Confronting  inanimate objects is a seemingly easy task. Unlike portraits or figures, the subjects stay put, and refrain from distracting chit-chat. Unlike landscape, the lighting and other variables remain in the artist’s sole control. The apparent ease is deceptive, because the difficulty lies in treating everyday objects in an unanticipated way. Levin’s works are indebted to his predecessors, from Chardin through Soutine and Morandi.


"Still Life with Fish Heads" 2007 oil on canvas 40 X 60 cm by Edward Levin (image courtesy of Artists' House)

A series of fish heads are shown which reveal Levin’s love of irony. Chardin’s stingray and Soutine’s response to it are recalled in these works, where two heads of fish each point an eye staring back at the viewer. The fish heads, in their varying positions seem to be posing a quizzical or accusatory look as to their state - indeed, fish out of water, perhaps Levin's take on the immigrant experience. Similarly,  in  the lovely “Sabras,” above, one wonders if Levin is investing the work with a statement about “the Sabra” as a personification of elusive Israeliness.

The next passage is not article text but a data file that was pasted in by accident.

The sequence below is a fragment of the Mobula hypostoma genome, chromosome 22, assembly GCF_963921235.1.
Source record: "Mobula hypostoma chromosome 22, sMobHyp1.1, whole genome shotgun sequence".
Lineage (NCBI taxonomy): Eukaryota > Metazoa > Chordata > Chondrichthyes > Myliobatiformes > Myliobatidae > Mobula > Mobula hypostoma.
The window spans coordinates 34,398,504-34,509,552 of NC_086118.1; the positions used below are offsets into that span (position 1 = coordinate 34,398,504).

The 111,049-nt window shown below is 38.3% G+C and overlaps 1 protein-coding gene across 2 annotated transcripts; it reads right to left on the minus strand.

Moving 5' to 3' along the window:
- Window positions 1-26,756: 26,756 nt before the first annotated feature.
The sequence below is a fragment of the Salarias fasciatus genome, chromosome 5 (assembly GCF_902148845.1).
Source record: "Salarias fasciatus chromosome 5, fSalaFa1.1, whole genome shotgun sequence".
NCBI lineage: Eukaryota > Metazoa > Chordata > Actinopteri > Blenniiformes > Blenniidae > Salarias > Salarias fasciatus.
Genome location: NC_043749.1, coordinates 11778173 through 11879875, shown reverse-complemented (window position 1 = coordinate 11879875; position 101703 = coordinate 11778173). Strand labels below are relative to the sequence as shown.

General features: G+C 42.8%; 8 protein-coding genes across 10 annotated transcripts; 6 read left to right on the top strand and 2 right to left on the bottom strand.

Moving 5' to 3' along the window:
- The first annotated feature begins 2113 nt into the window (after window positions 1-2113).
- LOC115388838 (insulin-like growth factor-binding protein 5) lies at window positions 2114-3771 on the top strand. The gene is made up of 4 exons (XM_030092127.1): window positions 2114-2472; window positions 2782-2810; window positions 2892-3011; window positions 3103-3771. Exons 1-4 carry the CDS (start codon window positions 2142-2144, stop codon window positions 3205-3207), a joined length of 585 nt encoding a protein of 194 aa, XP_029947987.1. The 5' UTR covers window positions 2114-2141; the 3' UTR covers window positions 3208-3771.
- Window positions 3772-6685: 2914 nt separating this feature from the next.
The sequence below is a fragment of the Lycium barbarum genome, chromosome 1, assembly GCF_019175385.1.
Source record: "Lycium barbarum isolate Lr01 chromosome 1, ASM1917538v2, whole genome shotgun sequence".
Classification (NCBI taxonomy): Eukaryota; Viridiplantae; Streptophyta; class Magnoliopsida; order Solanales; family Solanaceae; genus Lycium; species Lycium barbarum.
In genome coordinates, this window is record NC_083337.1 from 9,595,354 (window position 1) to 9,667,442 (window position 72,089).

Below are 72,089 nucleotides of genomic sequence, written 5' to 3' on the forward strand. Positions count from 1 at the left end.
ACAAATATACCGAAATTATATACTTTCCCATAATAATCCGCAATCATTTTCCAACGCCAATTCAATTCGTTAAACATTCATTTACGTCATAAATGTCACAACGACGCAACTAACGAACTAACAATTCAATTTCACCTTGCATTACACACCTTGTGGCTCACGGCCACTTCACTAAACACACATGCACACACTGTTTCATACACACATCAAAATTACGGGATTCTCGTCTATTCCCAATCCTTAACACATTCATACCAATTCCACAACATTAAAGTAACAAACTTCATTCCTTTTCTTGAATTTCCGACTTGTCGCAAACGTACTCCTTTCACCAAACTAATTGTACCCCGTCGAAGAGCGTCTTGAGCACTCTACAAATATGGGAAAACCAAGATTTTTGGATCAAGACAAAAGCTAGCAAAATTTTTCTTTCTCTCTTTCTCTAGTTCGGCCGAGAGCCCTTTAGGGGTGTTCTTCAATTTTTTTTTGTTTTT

"Architectual Composition III" oil on canvas by Edward Levin (image courtesy of Artists' House)

In the series “Architectural Composition” Levin’s works show an affinity to works by Morandi,  where he groups objects in varying heights and paints them reduced to their basic geometric forms. Unexpected connections are made by the curator's grouping three paintings of round pomegranates with a small portrait, suggesting that one round object and another can and should  be considered together.

"Still Life with Palette and Self-Portrait" 2011 oil on canvas by Edward Levin (image courtesy of Artists' House)